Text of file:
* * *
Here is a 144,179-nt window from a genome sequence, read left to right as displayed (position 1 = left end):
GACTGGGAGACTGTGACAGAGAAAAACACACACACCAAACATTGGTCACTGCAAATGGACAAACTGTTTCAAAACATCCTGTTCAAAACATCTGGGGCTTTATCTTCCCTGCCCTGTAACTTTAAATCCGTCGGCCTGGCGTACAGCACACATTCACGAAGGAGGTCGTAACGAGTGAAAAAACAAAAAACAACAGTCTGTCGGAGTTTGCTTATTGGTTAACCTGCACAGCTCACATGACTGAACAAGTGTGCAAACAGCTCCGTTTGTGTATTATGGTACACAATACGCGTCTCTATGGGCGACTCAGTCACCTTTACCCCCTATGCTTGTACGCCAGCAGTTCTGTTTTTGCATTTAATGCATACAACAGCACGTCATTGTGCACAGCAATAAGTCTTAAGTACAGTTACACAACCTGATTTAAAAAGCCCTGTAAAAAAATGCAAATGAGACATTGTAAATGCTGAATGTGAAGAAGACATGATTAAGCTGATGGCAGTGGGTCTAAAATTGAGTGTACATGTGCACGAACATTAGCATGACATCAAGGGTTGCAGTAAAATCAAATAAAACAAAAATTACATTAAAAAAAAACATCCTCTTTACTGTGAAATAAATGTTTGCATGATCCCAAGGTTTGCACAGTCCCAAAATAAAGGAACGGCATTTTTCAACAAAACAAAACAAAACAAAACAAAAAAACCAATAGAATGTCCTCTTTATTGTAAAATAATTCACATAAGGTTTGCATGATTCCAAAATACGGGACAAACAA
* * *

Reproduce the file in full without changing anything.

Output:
Here is a 144,179-nt window from a genome sequence, read left to right as displayed (position 1 = left end):
GACTGGGAGACTGTGACAGAGAAAAACACACACACCAAACATTGGTCACTGCAAATGGACAAACTGTTTCAAAACATCCTGTTCAAAACATCTGGGGCTTTATCTTCCCTGCCCTGTAACTTTAAATCCGTCGGCCTGGCGTACAGCACACATTCACGAAGGAGGTCGTAACGAGTGAAAAAACAAAAAACAACAGTCTGTCGGAGTTTGCTTATTGGTTAACCTGCACAGCTCACATGACTGAACAAGTGTGCAAACAGCTCCGTTTGTGTATTATGGTACACAATACGCGTCTCTATGGGCGACTCAGTCACCTTTACCCCCTATGCTTGTACGCCAGCAGTTCTGTTTTTGCATTTAATGCATACAACAGCACGTCATTGTGCACAGCAATAAGTCTTAAGTACAGTTACACAACCTGATTTAAAAAGCCCTGTAAAAAAATGCAAATGAGACATTGTAAATGCTGAATGTGAAGAAGACATGATTAAGCTGATGGCAGTGGGTCTAAAATTGAGTGTACATGTGCACGAACATTAGCATGACATCAAGGGTTGCAGTAAAATCAAATAAAACAAAAATTACATTAAAAAAAAACATCCTCTTTACTGTGAAATAAATGTTTGCATGATCCCAAGGTTTGCACAGTCCCAAAATAAAGGAACGGCATTTTTCAACAAAACAAAACAAAACAAAACAAAAAAACCAATAGAATGTCCTCTTTATTGTAAAATAATTCACATAAGGTTTGCATGATTCCAAAATACGGGACAAACAA